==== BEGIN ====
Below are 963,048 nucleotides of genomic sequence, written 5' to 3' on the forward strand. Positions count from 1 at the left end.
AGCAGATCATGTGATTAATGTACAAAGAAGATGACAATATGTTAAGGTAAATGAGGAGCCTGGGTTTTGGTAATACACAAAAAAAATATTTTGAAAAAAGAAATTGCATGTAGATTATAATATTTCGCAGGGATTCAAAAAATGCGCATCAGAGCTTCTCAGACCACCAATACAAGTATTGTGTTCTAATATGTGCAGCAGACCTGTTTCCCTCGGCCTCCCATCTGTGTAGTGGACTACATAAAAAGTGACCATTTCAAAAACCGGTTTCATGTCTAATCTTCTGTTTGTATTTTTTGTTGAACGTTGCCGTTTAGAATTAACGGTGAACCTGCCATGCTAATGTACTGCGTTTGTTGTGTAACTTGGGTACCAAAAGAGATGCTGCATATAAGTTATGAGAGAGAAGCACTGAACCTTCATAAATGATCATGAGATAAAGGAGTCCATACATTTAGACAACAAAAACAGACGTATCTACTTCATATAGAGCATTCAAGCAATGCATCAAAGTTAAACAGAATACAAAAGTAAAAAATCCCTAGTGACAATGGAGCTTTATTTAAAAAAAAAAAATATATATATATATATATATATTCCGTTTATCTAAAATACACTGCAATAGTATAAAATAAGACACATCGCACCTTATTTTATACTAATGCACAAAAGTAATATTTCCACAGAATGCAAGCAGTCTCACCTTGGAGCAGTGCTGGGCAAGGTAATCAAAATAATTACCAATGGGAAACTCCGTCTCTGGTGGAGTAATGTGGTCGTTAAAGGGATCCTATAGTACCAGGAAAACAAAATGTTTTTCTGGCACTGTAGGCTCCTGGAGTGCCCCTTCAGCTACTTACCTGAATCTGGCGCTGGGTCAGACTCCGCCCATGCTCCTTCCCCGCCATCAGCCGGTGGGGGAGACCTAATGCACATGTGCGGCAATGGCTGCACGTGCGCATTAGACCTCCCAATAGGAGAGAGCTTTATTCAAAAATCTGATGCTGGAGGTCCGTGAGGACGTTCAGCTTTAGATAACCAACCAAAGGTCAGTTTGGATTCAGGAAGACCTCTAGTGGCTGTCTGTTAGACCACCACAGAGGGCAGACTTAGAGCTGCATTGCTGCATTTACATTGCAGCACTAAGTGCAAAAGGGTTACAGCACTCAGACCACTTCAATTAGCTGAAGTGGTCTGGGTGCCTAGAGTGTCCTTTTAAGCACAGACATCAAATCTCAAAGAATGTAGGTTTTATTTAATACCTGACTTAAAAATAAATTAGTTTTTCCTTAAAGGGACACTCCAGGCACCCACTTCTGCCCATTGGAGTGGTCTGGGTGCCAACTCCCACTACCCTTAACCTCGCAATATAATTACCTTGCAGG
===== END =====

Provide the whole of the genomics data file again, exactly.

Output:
Below are 963,048 nucleotides of genomic sequence, written 5' to 3' on the forward strand. Positions count from 1 at the left end.
AGCAGATCATGTGATTAATGTACAAAGAAGATGACAATATGTTAAGGTAAATGAGGAGCCTGGGTTTTGGTAATACACAAAAAAAATATTTTGAAAAAAGAAATTGCATGTAGATTATAATATTTCGCAGGGATTCAAAAAATGCGCATCAGAGCTTCTCAGACCACCAATACAAGTATTGTGTTCTAATATGTGCAGCAGACCTGTTTCCCTCGGCCTCCCATCTGTGTAGTGGACTACATAAAAAGTGACCATTTCAAAAACCGGTTTCATGTCTAATCTTCTGTTTGTATTTTTTGTTGAACGTTGCCGTTTAGAATTAACGGTGAACCTGCCATGCTAATGTACTGCGTTTGTTGTGTAACTTGGGTACCAAAAGAGATGCTGCATATAAGTTATGAGAGAGAAGCACTGAACCTTCATAAATGATCATGAGATAAAGGAGTCCATACATTTAGACAACAAAAACAGACGTATCTACTTCATATAGAGCATTCAAGCAATGCATCAAAGTTAAACAGAATACAAAAGTAAAAAATCCCTAGTGACAATGGAGCTTTATTTAAAAAAAAAAAATATATATATATATATATATATTCCGTTTATCTAAAATACACTGCAATAGTATAAAATAAGACACATCGCACCTTATTTTATACTAATGCACAAAAGTAATATTTCCACAGAATGCAAGCAGTCTCACCTTGGAGCAGTGCTGGGCAAGGTAATCAAAATAATTACCAATGGGAAACTCCGTCTCTGGTGGAGTAATGTGGTCGTTAAAGGGATCCTATAGTACCAGGAAAACAAAATGTTTTTCTGGCACTGTAGGCTCCTGGAGTGCCCCTTCAGCTACTTACCTGAATCTGGCGCTGGGTCAGACTCCGCCCATGCTCCTTCCCCGCCATCAGCCGGTGGGGGAGACCTAATGCACATGTGCGGCAATGGCTGCACGTGCGCATTAGACCTCCCAATAGGAGAGAGCTTTATTCAAAAATCTGATGCTGGAGGTCCGTGAGGACGTTCAGCTTTAGATAACCAACCAAAGGTCAGTTTGGATTCAGGAAGACCTCTAGTGGCTGTCTGTTAGACCACCACAGAGGGCAGACTTAGAGCTGCATTGCTGCATTTACATTGCAGCACTAAGTGCAAAAGGGTTACAGCACTCAGACCACTTCAATTAGCTGAAGTGGTCTGGGTGCCTAGAGTGTCCTTTTAAGCACAGACATCAAATCTCAAAGAATGTAGGTTTTATTTAATACCTGACTTAAAAATAAATTAGTTTTTCCTTAAAGGGACACTCCAGGCACCCACTTCTGCCCATTGGAGTGGTCTGGGTGCCAACTCCCACTACCCTTAACCTCGCAATATAATTACCTTGCAGG